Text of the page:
manages an ActionBar and a set of View instances using a stack-based
history mechanism. The ActionBar component is displayed at
the top of the application and appears above the views and
consists of three areas: a navigator area, a title area, and
an action area (see Figure 13).
Figure 13:The parts of the ActionBar container.
Typically, you place components that let the user navigate
the content (like back or home buttons) in the navigator area,
a string or other components (like the TextInput used in this
application) in the title area, and components that let users
take an action (like buttons to search or add employees in
this application) in the action area.
For each component, you can set properties and styles.
Properties apply only to that particular component instance.
Styles can be set inline or using CSS to create style rules
to apply to your components. You can view and set object properties,
styles, and more using the Properties view (see Figure
Figure 14: Use the Properties view to
set object properties, styles, and more.
Switch to Source mode and take a look at the generated
5: Add Buttons to the Action Area of the ActionBar
Using the Components view, add two Button instances
to the action area (actionContent) of the ActionBar (see Figure
15). Assign the first Button an id of searchBtn, delete the
label, click the folder icon and select Multi-Resolution Bitmap,
and embed search48x48.jpg located in the assets folder for
all the dpi's (see Figure 16).
Assign the second button an id of addBtn, delete the label,
click the folder icon and select Multi-Resolution Bitmap,
and embed add48x48.jpg for all the dpi's (see Figure 16).
Figure 15: Add Buttons to the action area
of the ActionBar container.
In the default Properties view (the Standard view),
you will not see a way to set the button's icon property.
The Standard view displays a graphical interface for setting
common attributes of the selected object. To see all the attributes
you can set for an object, switch to either the Category or
Alphabetical view by clicking one of the buttons in the upper-right
corner of the Properties view.
Figure 16: Specify multi-resolution bitmaps.
If the design area does not update to show the changes
made to an object (like the icons you just specified), you
can click the Refresh button at the top of the Design mode
window to have Flash Builder 4.5 for PHP
re-render the screen.
6: Use Spacer Components to Fine-Tune the Layout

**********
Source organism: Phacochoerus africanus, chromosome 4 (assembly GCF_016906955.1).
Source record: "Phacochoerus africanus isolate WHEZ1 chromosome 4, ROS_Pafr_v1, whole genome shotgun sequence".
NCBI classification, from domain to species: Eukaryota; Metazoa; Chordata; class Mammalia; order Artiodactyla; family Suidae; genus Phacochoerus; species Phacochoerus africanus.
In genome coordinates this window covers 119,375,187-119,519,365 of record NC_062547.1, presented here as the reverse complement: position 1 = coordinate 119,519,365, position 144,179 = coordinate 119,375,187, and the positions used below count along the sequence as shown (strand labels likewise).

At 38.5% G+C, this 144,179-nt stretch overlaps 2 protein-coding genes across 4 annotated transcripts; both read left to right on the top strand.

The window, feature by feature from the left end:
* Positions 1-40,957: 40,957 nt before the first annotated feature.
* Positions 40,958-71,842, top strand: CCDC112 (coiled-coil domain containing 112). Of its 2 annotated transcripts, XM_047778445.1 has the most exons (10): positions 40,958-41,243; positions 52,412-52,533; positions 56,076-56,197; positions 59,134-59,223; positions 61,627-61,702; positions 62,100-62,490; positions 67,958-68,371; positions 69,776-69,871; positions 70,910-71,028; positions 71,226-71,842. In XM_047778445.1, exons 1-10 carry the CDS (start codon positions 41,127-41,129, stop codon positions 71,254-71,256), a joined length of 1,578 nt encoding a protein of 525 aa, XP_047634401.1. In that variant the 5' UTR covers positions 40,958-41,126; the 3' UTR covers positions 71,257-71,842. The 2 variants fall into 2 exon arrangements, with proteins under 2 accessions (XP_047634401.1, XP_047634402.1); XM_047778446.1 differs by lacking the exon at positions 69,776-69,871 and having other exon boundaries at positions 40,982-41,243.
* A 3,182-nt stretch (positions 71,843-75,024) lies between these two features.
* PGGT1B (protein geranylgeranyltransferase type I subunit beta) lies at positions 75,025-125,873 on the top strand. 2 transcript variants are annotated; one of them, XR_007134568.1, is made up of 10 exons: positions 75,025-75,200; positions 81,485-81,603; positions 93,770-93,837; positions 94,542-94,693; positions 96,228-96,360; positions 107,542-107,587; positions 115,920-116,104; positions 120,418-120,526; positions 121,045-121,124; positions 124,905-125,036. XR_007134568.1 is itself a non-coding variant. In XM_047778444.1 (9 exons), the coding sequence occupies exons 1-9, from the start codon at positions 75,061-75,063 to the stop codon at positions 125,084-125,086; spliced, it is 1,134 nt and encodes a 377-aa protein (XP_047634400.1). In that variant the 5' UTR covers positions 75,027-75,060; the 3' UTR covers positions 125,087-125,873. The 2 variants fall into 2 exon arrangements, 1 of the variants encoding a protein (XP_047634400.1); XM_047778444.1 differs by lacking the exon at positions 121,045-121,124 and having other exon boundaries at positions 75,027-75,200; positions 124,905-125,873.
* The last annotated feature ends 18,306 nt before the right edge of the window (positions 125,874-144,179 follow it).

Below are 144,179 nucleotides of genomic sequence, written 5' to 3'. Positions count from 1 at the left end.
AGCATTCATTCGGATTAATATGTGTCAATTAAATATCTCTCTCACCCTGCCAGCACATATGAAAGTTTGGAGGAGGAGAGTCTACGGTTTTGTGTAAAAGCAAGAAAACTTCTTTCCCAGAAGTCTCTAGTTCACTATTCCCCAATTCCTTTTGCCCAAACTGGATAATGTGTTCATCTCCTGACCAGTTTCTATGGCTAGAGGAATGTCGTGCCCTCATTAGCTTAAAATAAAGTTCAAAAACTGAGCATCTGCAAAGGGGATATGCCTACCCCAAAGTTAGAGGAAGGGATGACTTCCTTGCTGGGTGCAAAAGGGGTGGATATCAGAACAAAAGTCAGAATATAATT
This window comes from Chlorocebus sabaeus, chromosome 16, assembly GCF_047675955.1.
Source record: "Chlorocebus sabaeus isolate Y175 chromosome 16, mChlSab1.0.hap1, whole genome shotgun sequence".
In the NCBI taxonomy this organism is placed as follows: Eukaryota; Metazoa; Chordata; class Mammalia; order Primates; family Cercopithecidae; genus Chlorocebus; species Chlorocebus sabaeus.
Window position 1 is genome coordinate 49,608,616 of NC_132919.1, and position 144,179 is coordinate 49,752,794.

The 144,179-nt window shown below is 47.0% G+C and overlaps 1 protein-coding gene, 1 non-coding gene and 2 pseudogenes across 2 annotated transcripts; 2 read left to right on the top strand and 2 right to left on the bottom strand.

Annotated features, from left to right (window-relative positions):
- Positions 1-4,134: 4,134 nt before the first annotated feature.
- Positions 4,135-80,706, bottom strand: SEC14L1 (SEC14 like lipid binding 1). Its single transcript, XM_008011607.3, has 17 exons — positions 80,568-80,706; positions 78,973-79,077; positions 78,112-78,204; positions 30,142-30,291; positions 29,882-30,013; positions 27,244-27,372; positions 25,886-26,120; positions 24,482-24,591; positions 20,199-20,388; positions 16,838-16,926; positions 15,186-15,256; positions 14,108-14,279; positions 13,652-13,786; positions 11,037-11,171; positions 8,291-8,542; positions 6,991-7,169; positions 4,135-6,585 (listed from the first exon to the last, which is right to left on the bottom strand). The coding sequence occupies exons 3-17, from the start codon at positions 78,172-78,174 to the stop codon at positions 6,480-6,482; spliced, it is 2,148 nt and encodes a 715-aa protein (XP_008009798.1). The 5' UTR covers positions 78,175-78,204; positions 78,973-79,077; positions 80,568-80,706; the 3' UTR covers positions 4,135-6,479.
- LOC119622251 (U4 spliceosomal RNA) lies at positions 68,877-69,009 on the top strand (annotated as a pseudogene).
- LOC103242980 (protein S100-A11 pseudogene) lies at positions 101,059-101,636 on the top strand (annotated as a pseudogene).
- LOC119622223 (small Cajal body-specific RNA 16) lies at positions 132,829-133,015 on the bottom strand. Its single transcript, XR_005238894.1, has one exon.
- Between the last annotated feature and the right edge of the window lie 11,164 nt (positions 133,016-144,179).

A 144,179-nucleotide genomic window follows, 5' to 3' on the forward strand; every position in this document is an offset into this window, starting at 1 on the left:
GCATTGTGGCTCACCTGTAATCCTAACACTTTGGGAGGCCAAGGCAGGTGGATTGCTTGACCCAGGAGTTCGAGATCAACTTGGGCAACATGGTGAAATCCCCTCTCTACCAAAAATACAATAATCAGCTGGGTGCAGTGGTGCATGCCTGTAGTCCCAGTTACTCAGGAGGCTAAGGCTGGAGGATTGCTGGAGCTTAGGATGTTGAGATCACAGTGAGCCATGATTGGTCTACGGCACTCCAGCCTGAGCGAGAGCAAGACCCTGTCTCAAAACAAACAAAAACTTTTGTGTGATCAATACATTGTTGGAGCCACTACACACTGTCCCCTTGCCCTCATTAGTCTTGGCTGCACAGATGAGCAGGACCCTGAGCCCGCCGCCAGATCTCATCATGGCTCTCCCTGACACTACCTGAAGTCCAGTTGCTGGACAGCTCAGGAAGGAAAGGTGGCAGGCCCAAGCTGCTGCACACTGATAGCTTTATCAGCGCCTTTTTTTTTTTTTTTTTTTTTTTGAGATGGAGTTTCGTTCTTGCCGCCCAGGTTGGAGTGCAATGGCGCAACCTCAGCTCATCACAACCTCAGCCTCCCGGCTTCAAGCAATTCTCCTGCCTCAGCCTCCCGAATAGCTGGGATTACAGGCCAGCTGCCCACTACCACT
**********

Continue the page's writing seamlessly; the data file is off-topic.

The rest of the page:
From the Layout folder in the Components view, drag
out two Spacer components and drop them to left and right
of the TextInput control in the title area. Set widths to
15 and heights to 100% (see Figure 17).
Figure 17: Use the Spacer components to
finetune the layout.
7: Add a List Control to the View's Content Area
Using the Components view, drop a List control below
the ActionBar. Assign an id of empList and set constraints
so that it fills the entire view area (see Figure 18).
Figure 18: Set the size and position of
a component using constraints.
The layout of a container determines how its children
are positioned within it. Some containers have a preset layout
mechanism (like the VGroup and HGroup containers). For others,
like the View container, you can set the layout yourself.
For example, you could specify a vertical layout, a horizontal
layout, a basic layout , or more. Basic layout uses absolute
positioning in which the positions of objects are set using
x and y values (the upper-left corner of the container is
0,0) or constraints. Constraints allow you to "pin"
an object to a specific location in a container, providing
a way to build flexible interfaces. You set constraint properties
(top, bottom, left, right, verticalCenter, horizontalCenter)
to the number of pixels the object should be from that part
of the container.
Step 8: Change
Component Attributes in MXML
Switch to Source mode and use Flash Builder 4.5 for PHP
Content Assist to select and set values for various properties
When you place your cursor inside a tag and press the
spacebar or Ctrl+Spacebar, you get code hinting with Content
Assist (see Figure 19). It shows a list of all the attributes
you can set for that tag, including properties, styles, events,
and more. Different symbols are used for each different type
of attribute. This is the same list you see in the Alphabetical
view of the Design mode Properties view.
Figure 19: Use Content Assist to see a
list of all possible tag attributes.
Step 9: Create Your PHP Project Resources
your Library folder, create two PHP file's by going to File |
New | PHP File and name them Employee and Department. Copy the
code into the files and save the project.
Figure 20: The PHP Explorer view showing
your PHP Service and the Department and Employee files.
Step 10: Create Your PHP